15 September 2006

Battle lines were drawn this summer between the President of the 61st Session of the General Assembly and the U.N. Secretariat. Ms. Haya Rashed Al-Khalifa claimed that she was given an inappropriate unsafe interim office on the 29th floor. The Secretariat insisted that the office "was allocated with the knowledge that this is a safe working environment according to the experts' opinions, including those of our U.N. Medical Service." A letter to that effect was signed by Jan Beegle on behalf of Under Secretary General for Management Christopher Burnham, whose office is on that same floor.

Sheikha Haya, as she is generally known, was elected on 8 June to assume her task when the Session opens in September. She will then use the official premises on the 2nd floor. In preparing herself, she started building her staff and made a few selections which were complicated later by internal intrigue and diplomatic maneuverings. To start making an impact right away, the Sheikha sought and got an office in the Secretariat building. In mid-July a visitor told her that the space had been vacated some time ago due to a high concentration of electromagnetic radiation. The seemingly calm lady went into a rage. Someone was out to poison her, or, at least, direct electromagnetic vibrations at her fragile body and alert mind. She demanded to meet the then Chef de Cabinet, who dutifully requested an immediate investigation. It was concluded that "at no location was the ELF field found to be greater than the threshold value recommended by existing national and international standards." Still, she was offered alternative space, should she wish. No. The Sheikha did not wish. She fired off a letter to the Secretary General on 28 July "addressing her concerns on this matter." Although she was not keen on that space from the beginning, she was told by a Mr. Martin Bender that due to lack of office space no alternative could be offered. She then brought in an independent expert who informed that the "threshold" was high.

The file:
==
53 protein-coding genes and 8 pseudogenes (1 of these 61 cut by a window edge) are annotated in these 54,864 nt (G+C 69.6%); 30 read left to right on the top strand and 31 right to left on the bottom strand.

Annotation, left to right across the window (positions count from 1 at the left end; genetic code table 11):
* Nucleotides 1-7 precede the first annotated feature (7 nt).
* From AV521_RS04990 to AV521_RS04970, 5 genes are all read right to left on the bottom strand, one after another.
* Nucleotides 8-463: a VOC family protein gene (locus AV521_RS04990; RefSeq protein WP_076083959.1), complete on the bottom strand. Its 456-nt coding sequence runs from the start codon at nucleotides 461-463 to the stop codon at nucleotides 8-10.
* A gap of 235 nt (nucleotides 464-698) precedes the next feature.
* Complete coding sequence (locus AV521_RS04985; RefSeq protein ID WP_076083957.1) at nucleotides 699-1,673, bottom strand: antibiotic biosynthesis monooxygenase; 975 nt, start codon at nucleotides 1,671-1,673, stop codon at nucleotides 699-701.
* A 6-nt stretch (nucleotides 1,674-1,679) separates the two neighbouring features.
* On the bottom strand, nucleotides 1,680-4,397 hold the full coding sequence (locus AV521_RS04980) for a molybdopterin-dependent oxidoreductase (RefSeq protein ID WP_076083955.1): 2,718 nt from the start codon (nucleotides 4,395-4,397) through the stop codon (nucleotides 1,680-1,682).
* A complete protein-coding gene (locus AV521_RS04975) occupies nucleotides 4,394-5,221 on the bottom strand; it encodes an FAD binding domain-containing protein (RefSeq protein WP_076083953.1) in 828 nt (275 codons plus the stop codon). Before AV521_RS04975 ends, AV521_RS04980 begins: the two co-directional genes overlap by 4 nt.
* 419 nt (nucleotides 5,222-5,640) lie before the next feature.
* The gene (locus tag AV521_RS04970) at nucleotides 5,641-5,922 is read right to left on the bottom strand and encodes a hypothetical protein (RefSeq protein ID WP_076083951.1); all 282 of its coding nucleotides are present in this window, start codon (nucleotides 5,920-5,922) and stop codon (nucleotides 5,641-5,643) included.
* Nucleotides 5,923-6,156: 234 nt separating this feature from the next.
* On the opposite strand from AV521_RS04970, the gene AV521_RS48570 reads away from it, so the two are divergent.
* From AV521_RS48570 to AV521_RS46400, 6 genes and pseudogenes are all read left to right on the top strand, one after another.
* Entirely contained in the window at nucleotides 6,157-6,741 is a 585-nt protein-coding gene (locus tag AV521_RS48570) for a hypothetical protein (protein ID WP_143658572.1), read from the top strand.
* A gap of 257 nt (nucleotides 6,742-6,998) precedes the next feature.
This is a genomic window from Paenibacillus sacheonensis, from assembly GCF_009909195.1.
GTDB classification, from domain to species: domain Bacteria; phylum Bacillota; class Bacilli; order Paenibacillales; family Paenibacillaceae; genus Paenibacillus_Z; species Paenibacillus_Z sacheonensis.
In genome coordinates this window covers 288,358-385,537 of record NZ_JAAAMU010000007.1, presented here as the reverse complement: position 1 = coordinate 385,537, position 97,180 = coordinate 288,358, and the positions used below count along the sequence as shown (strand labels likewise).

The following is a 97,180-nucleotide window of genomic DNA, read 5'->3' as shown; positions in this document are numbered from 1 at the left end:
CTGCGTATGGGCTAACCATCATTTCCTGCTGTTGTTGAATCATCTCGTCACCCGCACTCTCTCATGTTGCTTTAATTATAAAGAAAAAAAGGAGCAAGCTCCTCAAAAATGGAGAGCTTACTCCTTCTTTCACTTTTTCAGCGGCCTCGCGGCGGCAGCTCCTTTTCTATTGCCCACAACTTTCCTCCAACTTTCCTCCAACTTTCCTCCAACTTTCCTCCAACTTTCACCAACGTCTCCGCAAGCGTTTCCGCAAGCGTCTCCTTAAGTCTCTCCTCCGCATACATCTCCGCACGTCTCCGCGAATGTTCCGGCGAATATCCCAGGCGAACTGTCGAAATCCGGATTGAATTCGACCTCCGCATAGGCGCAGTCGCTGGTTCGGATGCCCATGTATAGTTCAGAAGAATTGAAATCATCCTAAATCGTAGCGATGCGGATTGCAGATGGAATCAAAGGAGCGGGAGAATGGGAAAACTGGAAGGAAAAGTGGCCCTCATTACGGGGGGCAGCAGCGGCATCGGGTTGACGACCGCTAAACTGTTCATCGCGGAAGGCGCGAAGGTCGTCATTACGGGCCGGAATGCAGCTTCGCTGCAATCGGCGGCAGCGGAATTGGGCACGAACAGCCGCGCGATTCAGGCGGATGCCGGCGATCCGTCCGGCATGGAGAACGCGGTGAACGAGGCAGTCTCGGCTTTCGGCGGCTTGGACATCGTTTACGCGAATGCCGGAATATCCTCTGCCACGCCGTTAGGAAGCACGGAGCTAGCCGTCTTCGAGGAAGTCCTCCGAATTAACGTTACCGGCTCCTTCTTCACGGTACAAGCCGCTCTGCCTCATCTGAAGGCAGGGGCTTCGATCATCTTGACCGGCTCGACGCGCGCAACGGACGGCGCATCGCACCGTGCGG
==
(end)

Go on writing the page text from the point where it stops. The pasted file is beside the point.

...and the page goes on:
The discrepancy, the Bahraini letter stated, "may prove to be extremely health threatening to us, not to mention its effect on our morale and anxiety levels." It argued that withholding information by the relevant U.N. officials was unacceptable "and amounts to an intentional act." The official responsible "should be held accountable" while they were consulting more "independent experts" that will assess the effects of this exposure "and will proceed accordingly."

The answer came this time from Chef de Cabinet Alicia Barcena. Office space was to be allocated "within existing resources" (para 11 of resolution 58/126) she effectively stated, pointing out, coolly indeed, that the suspected level at the assigned office "is about one half of the level produced by an electric can opener." U.N. medical experts, in consultation with the World Health Organization, have advised that even the peak spot reading was about that produced by a hair dryer.

The argument was not limited to letters. Some delegations were contacted by the President-elect to draft a resolution adding new staff to the office and ensuring appropriate office space. It comes under the item: "The revitalization of the work of the General Assembly." So, the farce goes on.

Based on wrong information and bad advice, the President-elect not only overreacted but she was unfair to some of those who had genuinely wanted to help her. Why would devoted staff with a proven record of loyalty wish to intentionally hurt her? While we are confident of her qualifications, as a newcomer and outsider she will need all the help she can get, particularly from those who know the workings of the place from the inside. Why start on the wrong footing with the Secretariat?

The interim work between June and early September is not so overwhelming. If she needed to work so badly but thought the interim space was not appropriate, unsafe, or too electromagnetic, she could graciously say thank you, perhaps leave a secretary to take phone calls and operate from the spacious Bahrain mission close to a very effective experienced Permanent Representative. Who needs the aggravation?

Let's hope it's just a passing summer cloud. When Sheikha Haya plunges into the Session's swift pace, she will certainly prove the other side of her personality: a capable Arab woman and a successful Bahraini professional lawyer with much to gain and much to offer.